6 March 2024

Consequences of Leasing with Unauthorised Use, by Louise Wright published in the Conveyancing and Property Law Journal, Thomson Reuters, Round Hall – (Winter, 2023) Vol. 28, No.4

The article ‘Consequences of Leasing with Unauthorised Use’ was published in the Conveyancing and Property Law Journal, Thomson Reuters, Round Hall – (Winter, 2023) Vol. 28, No.4. The article is available on www.westlaw.ie  or alternatively in print via email TLRUKI.orders@thomsonreuters.com

conveyancing law

The article discusses the consequences of leasing with unauthorised use, particularly in the recent case of Tesco Ireland Limited v Stateline Transport Limited [2023] IEHC 587 (Stateline).

Permitted User

One of the most important terms of a leasing agreement, often considered a sine qua non, is the permitted user; if the permitted user cannot be agreed with the landlord, then the letting will not proceed. A landlord usually places restrictions on the user to protect the value of its premises. Fundamental to the tenant using the premises for its permitted user is confirmation that there is compliance with planning legislation, and restrictions and conditions on alterations with an obligation to produce all planning compliance documentation upon completion of the works. Furthermore, it is critical for a landlord to receive immediate notification of any notice or order so that it may take the required action to comply with its legal obligations and protect its investment, as it should be noted that breaches of the planning legislation are penal in nature.

Recent Case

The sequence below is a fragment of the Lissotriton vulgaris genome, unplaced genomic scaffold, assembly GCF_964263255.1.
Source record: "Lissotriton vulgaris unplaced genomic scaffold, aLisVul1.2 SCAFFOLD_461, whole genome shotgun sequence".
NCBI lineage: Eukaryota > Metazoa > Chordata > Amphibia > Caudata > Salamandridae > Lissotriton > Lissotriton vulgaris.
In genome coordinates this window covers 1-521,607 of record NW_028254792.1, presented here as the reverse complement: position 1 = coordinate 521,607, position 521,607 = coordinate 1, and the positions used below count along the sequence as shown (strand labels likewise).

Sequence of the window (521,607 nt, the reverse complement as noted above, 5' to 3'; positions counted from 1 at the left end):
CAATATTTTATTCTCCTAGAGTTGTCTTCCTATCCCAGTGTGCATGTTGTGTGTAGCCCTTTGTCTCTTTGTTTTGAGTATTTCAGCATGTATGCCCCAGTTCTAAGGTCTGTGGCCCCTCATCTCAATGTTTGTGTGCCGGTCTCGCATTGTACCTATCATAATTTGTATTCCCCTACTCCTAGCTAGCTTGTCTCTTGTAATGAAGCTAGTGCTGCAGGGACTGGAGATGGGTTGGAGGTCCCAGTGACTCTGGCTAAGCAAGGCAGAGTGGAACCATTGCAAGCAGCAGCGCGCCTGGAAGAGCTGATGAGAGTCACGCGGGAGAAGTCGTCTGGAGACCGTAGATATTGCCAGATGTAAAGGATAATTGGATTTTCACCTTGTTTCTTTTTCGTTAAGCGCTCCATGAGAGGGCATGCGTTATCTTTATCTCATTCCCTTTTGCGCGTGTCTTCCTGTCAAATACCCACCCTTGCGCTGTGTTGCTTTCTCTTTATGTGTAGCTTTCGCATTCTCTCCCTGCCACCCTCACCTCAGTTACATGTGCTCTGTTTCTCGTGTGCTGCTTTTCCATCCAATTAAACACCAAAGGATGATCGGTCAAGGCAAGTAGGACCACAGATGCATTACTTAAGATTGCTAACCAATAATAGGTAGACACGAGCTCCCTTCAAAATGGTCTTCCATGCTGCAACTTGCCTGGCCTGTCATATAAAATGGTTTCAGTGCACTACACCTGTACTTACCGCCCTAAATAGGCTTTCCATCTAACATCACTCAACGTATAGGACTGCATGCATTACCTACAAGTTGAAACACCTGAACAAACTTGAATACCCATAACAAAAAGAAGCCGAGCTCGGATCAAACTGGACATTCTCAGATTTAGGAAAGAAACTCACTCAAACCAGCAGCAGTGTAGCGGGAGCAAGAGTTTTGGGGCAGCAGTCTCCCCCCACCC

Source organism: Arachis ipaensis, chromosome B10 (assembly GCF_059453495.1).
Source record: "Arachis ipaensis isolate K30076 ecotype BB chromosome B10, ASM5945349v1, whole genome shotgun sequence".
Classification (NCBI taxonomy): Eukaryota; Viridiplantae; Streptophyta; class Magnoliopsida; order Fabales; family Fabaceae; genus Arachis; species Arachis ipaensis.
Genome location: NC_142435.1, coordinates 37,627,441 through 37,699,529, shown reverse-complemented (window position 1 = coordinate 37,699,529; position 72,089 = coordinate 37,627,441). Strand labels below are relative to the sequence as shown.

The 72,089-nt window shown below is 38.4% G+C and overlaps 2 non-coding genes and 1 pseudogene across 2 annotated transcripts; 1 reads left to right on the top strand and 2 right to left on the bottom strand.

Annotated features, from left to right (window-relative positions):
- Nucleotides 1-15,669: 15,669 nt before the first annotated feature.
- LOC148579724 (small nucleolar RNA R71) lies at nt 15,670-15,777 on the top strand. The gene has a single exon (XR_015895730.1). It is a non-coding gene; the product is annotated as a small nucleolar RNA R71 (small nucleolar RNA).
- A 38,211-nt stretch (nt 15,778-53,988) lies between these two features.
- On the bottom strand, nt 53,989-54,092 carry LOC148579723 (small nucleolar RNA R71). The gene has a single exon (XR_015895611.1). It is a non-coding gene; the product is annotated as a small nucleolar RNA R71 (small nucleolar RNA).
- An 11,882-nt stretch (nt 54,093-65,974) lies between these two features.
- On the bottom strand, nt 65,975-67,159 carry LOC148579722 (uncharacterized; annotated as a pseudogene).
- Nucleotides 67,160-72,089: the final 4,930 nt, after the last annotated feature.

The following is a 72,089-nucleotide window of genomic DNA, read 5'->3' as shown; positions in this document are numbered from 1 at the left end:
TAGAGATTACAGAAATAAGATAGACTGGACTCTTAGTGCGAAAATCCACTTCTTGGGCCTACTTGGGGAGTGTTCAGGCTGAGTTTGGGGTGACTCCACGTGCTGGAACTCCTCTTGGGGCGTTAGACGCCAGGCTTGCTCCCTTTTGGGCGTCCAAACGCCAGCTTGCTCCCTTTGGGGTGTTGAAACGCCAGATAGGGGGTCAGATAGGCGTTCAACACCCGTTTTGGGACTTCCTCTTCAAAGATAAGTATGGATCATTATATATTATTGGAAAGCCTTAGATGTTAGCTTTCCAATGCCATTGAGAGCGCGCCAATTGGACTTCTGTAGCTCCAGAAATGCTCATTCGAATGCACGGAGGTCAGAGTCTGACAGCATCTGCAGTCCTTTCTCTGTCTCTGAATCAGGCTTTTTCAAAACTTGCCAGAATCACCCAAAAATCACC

The consequences of a tenant operating its business without the necessary planning permission/retention permission triggering an unauthorised use of the premises have been highlighted by the recent Stateline case. In this case, Tesco Ireland Limited (Applicant), the landlord, granted Stateline Transport Limited (Respondent), the tenant, a ten-year lease which was an unauthorised use of storing shipping containers. The Respondent went into occupation of the premises in January, 2020, and on the 7th December, 2020 Fingal County Council (Planning Authority) issued a warning letter, followed by an enforcement notice on the 5th August, 2021. The Applicant as owner/landlord of the lands then made an application to the High Court (Court) for a planning injunction ordering the Respondent to cease the unauthorised use on the 29th July, 2022. The Respondent then made an application for retention permission on the 29th November, 2022, which the Planning Authority refused on the 20th January, 2023. The Court was advised at the injunction hearing that the Respondent consented to the orders (Orders) i.e. a declaration to the effect confirming that the use of the lands was unauthorised and directing the unauthorised use to cease. The Applicant consented to a stay on the injunction for a period of up to twelve months to allow the Respondent the required time to relocate its business. The general purpose of granting a stay is to allow a developer the time to regularise the status of an unauthorised development. However, under Section 160 of the Planning and Development Act 2000 (2000 Act) the Court has a statutory discretion based on numerous factors, outlined in Meath County Council v Murray [2017] IESC 25, to defer, or even withhold, injunctive relief.